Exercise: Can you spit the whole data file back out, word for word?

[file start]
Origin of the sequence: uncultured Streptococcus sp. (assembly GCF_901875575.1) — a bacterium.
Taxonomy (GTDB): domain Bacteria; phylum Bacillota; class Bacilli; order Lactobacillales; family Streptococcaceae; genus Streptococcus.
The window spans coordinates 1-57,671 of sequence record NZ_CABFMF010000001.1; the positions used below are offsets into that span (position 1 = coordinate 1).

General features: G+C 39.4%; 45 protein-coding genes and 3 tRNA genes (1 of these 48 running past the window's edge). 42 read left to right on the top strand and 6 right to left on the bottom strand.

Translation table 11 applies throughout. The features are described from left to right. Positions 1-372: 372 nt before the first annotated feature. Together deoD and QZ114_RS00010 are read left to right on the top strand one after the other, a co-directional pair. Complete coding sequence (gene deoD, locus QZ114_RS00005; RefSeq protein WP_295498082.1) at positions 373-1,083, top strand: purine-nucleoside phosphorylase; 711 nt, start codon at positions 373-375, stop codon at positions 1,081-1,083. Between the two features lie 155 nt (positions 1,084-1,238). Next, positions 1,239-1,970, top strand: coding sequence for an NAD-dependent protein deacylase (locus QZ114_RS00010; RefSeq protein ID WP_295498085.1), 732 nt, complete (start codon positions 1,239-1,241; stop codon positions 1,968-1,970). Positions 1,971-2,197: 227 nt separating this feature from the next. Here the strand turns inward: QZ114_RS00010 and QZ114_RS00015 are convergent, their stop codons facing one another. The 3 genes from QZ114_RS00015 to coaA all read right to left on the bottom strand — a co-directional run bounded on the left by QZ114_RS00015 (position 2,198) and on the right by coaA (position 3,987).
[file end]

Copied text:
Origin of the sequence: uncultured Streptococcus sp. (assembly GCF_901875575.1) — a bacterium.
Taxonomy (GTDB): domain Bacteria; phylum Bacillota; class Bacilli; order Lactobacillales; family Streptococcaceae; genus Streptococcus.
The window spans coordinates 1-57,671 of sequence record NZ_CABFMF010000001.1; the positions used below are offsets into that span (position 1 = coordinate 1).

General features: G+C 39.4%; 45 protein-coding genes and 3 tRNA genes (1 of these 48 running past the window's edge). 42 read left to right on the top strand and 6 right to left on the bottom strand.

Translation table 11 applies throughout. The features are described from left to right. Positions 1-372: 372 nt before the first annotated feature. Together deoD and QZ114_RS00010 are read left to right on the top strand one after the other, a co-directional pair. Complete coding sequence (gene deoD, locus QZ114_RS00005; RefSeq protein WP_295498082.1) at positions 373-1,083, top strand: purine-nucleoside phosphorylase; 711 nt, start codon at positions 373-375, stop codon at positions 1,081-1,083. Between the two features lie 155 nt (positions 1,084-1,238). Next, positions 1,239-1,970, top strand: coding sequence for an NAD-dependent protein deacylase (locus QZ114_RS00010; RefSeq protein ID WP_295498085.1), 732 nt, complete (start codon positions 1,239-1,241; stop codon positions 1,968-1,970). Positions 1,971-2,197: 227 nt separating this feature from the next. Here the strand turns inward: QZ114_RS00010 and QZ114_RS00015 are convergent, their stop codons facing one another. The 3 genes from QZ114_RS00015 to coaA all read right to left on the bottom strand — a co-directional run bounded on the left by QZ114_RS00015 (position 2,198) and on the right by coaA (position 3,987).